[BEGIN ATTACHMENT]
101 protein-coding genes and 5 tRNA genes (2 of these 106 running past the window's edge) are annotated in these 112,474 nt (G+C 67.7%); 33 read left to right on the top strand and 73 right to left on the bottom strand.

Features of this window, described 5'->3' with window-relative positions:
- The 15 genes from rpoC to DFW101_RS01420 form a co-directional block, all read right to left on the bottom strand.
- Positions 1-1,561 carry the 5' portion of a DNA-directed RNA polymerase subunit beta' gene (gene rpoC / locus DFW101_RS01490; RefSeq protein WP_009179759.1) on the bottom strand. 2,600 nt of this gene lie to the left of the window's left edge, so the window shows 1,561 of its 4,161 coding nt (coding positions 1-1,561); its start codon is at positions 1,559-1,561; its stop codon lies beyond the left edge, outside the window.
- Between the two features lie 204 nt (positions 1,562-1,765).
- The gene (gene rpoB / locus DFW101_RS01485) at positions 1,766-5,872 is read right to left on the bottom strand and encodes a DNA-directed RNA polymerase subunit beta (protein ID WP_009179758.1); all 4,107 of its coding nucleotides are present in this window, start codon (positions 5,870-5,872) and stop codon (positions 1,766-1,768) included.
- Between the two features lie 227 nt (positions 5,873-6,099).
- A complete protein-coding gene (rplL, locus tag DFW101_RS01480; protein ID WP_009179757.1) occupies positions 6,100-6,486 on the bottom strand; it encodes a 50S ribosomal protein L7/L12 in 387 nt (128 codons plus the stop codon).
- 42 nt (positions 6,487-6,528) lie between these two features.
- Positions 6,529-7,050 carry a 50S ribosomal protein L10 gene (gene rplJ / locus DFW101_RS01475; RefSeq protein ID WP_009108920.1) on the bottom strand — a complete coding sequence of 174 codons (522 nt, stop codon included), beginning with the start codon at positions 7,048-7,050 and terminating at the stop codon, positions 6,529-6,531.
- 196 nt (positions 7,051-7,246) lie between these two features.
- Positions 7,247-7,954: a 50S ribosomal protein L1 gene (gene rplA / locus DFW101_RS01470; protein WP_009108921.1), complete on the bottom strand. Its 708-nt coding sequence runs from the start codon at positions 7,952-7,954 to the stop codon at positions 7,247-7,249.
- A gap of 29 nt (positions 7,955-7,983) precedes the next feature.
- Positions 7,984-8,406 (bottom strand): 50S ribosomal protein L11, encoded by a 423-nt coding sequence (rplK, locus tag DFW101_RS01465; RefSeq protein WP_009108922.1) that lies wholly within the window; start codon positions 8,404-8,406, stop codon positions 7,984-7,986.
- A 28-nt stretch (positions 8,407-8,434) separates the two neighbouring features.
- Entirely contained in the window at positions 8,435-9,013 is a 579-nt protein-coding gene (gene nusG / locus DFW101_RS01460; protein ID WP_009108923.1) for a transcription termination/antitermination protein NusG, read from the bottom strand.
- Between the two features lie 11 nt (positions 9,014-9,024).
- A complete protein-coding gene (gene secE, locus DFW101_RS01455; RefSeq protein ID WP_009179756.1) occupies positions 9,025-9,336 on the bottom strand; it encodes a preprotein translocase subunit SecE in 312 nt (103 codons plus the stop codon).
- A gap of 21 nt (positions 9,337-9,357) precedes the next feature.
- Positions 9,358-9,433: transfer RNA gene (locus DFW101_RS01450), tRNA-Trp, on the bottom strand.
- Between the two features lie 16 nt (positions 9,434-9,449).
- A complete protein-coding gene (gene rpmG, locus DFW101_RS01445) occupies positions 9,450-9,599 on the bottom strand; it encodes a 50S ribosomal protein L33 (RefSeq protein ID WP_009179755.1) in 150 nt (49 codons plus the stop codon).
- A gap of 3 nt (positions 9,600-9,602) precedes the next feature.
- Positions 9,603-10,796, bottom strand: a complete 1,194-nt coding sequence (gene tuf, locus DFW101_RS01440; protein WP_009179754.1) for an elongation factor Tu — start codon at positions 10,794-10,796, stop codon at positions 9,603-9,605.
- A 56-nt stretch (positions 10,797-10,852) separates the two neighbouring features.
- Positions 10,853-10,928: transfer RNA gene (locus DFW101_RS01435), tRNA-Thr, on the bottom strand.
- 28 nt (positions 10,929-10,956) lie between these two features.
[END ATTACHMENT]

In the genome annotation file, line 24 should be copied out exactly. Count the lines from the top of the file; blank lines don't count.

- Positions 9,603-10,796, bottom strand: a complete 1,194-nt coding sequence (gene tuf, locus DFW101_RS01440; protein WP_009179754.1) for an elongation factor Tu — start codon at positions 10,794-10,796, stop codon at positions 9,603-9,605.